Australia’s national debt has exceeded $500 billion, more than double the debt Labor added during the global crisis but in a fraction of the time, forcing the Coalition to defend its claim to be the better economic manager.
Last week’s gross debt figure from Treasury’s office of financial management was $499.2 billion. The half-trillion mark will be recorded on Friday when Treasury auctions off $800 million worth of bonds.
When Labor gained office in November 2007, gross debt was $58 billion. In September 2013 it was $270 billion. So Labor added $212 billion during the GFC. The rest – now more than $230 billion – has been added by the Coalition.
Armed with this fact, Labor went on the attack on Thursday, with Opposition Leader Bill Shorten, Shadow Treasurer Chris Bowen and Shadow Finance Minister Jim Chalmers all firing pointed questions at the government over the debt blowout.
Prime Minister Malcolm Turnbull and Treasurer Scott Morrison tried valiantly to blame it all on Labor’s “reckless spending” in years past.
However, the May budget predicted that gross national debt will keep rising under the Coalition to $540 billion in 2017-18, $582 billion in 2018-19 and $606 billion in 2019-20 and eventually reach $725 billion in 2026-27.
The extra debt burdens future generations. Even now, interest – most of which goes to foreigners – is $17 billion annually. That is $46.6 million every day.
And that is with interest rates at all-time lows. When the Reserve Bank finally lifts rates, considered likely soon, this could bequeath either crippling interest bills or drastic curtailment of future services to repay those borrowings.
Australia’s mounting debt burden is also at odds with the rest of the developed world.
These include Germany, New Zealand, Hong Kong, Norway, the Netherlands, Sweden, Luxembourg, Greece, Ireland, the Czech Republic, Iceland, Hungary, Israel, Belgium, Spain, Malta, Latvia, Lithuania, United Arab Emirates, Qatar, Turkey, Estonia and Switzerland.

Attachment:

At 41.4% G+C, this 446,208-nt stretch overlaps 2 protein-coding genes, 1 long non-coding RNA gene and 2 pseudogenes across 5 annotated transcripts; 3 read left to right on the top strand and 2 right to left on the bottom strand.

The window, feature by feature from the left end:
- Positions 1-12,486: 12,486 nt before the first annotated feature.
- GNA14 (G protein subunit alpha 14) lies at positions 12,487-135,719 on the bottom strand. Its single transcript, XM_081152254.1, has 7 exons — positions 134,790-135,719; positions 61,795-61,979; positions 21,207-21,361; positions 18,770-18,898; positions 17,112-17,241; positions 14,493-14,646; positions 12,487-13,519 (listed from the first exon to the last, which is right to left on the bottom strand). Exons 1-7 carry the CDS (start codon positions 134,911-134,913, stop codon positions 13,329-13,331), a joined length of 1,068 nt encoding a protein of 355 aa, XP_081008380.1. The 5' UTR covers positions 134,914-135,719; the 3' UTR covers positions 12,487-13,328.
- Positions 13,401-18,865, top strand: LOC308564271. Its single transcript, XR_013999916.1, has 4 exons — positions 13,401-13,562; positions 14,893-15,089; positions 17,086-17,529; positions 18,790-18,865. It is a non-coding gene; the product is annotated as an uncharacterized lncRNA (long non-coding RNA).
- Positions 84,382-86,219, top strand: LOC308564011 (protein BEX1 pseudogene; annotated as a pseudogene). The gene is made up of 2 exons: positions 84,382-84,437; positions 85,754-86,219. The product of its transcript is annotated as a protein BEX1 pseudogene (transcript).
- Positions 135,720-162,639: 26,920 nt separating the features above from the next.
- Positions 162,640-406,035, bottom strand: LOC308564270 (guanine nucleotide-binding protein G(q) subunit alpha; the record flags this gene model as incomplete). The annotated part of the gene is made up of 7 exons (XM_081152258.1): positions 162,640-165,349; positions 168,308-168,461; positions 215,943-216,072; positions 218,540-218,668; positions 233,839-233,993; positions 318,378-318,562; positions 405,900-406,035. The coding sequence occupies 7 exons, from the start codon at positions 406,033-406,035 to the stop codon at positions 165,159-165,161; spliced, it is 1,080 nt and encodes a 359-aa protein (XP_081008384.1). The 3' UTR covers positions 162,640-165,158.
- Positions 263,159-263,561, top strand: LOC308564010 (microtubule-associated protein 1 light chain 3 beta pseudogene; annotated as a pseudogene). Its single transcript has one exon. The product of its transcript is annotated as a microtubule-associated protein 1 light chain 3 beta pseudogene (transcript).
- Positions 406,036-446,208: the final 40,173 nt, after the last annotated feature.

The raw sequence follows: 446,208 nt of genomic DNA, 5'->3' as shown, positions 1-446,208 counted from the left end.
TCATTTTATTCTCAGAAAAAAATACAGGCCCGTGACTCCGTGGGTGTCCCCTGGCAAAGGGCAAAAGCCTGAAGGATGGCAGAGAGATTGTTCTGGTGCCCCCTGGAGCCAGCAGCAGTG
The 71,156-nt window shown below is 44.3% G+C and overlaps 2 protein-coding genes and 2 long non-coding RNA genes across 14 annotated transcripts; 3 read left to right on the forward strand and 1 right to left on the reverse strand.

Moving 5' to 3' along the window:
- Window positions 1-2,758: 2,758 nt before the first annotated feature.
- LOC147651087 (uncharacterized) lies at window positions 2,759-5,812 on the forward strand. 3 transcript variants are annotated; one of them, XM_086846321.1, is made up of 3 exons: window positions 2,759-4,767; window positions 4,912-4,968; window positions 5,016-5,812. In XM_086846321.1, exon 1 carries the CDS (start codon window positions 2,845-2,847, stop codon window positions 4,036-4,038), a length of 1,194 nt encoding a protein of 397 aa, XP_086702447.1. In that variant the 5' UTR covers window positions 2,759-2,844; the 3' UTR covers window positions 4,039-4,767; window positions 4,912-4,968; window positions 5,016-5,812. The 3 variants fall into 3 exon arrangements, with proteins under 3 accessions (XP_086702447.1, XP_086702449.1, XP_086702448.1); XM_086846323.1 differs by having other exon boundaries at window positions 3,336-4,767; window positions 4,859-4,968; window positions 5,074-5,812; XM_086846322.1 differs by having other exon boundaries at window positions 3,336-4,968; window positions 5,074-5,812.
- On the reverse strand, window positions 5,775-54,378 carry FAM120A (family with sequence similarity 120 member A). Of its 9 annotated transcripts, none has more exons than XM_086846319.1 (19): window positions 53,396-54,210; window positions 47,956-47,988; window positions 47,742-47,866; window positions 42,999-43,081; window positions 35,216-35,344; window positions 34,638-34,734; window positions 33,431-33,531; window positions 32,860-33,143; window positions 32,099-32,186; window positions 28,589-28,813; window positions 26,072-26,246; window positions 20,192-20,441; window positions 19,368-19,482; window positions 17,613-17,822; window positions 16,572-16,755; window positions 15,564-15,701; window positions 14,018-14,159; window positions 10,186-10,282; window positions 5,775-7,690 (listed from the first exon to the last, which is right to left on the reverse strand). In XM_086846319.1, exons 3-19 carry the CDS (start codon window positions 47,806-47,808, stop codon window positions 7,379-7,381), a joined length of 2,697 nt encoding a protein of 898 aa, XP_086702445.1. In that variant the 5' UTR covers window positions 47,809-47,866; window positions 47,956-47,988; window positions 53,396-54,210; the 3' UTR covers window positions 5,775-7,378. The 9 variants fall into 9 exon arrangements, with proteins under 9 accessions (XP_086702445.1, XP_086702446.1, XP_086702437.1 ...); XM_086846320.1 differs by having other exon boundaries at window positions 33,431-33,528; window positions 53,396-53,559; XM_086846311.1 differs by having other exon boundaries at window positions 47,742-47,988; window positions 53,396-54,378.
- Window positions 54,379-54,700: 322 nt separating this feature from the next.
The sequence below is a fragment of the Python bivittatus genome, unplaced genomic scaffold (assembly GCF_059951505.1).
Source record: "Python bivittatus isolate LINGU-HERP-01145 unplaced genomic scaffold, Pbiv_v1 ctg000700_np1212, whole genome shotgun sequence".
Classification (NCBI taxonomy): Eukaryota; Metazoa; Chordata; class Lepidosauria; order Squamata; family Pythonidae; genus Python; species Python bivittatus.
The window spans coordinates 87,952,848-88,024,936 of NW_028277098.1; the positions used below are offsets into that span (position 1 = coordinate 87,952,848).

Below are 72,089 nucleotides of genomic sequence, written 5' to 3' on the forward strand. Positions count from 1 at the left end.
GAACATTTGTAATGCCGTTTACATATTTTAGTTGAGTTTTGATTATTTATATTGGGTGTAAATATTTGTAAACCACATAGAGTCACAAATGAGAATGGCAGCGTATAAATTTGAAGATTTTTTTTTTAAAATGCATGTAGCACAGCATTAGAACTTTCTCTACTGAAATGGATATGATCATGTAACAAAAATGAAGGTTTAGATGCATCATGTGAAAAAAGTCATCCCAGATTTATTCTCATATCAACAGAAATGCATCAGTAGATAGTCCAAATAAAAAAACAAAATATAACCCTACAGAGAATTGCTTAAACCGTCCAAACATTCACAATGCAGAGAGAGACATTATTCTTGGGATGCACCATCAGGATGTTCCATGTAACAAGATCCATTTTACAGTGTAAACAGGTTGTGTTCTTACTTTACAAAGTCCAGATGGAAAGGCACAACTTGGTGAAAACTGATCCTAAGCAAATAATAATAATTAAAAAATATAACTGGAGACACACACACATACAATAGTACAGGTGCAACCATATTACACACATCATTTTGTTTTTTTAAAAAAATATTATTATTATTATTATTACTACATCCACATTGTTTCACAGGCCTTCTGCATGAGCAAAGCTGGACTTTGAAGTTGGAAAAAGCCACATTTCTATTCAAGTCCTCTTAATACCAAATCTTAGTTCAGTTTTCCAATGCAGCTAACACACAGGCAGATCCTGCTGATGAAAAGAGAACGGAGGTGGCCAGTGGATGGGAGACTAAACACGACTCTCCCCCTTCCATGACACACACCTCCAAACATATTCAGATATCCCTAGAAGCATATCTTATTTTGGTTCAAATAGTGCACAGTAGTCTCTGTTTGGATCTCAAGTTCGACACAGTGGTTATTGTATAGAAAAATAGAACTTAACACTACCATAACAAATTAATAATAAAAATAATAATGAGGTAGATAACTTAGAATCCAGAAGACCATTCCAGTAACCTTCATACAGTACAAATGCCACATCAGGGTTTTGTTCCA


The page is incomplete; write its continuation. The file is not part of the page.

Even Donald Trump has reduced US government debt by $US113.3 billion since February.
Australia was on track to reduce the debt in Labor’s last year in office. Gross debt was cut in two months, including $12.7 billion repaid in May 2013. Over the last 11 months of the Gillard/Rudd period, only $1.89 billion was added per month on average.
That compares with $6.99 billion per month added so far this financial year.
Before the 2013 election, then-opposition leader Tony Abbott told business leaders that the Coalition had “identified $50 billion of savings, for an $11 billion improvement in the budget bottom line and a reduction of $30 billion in net debt”.
Within 10 months of gaining office, however, net debt had increased by $41.2 billion; within two years by $95 billion.
Treasurer Morrison announced last week: “We have made the right choice to return the budget to balance at a responsible and measured pace, with well-timed measures that do not drag on economic growth.”
However, the Coalition promised in its 2014 budget a small deficit for 2017-18 of -$2.8 billion. This was revised in the 2015 budget to -$14.4 billion.
It was pushed out further in Mr Morrison’s 2016 budget to -$26.1 billion. And in his May budget this year, he forecast -$29.4 billion.
Mr Morrison also said: “We made the right choice in the budget to invest in productivity boosting public infrastructure.”
However, ABS figures show infrastructure spending is now at record lows. Total building and engineering construction for the March 2017 quarter showed yet another quarterly decline. That brings the declines to 12 out of the last 14 quarters – the worst result in Australia’s history.
Mr Morrison has also said: “We have made the right choice to make our corporate tax system more competitive.”
However, as we saw last week, company tax collections have fallen to about half the rate during the Howard, Rudd and Gillard years, despite bumper corporate profits.
This is because business decisions to invest are made only when demand for goods and services increases. In Australia since 2013, the shift in wealth and income away from low- and middle-income earners and welfare beneficiaries has reduced this demand.
Passing the half-trillion mark shows how badly this has crippled the economy.
On Thursday, Labor called on the government to drop its planned corporate tax cuts, which according to the government’s own estimates will reduce revenue by $65 billion between 2017 and 2027.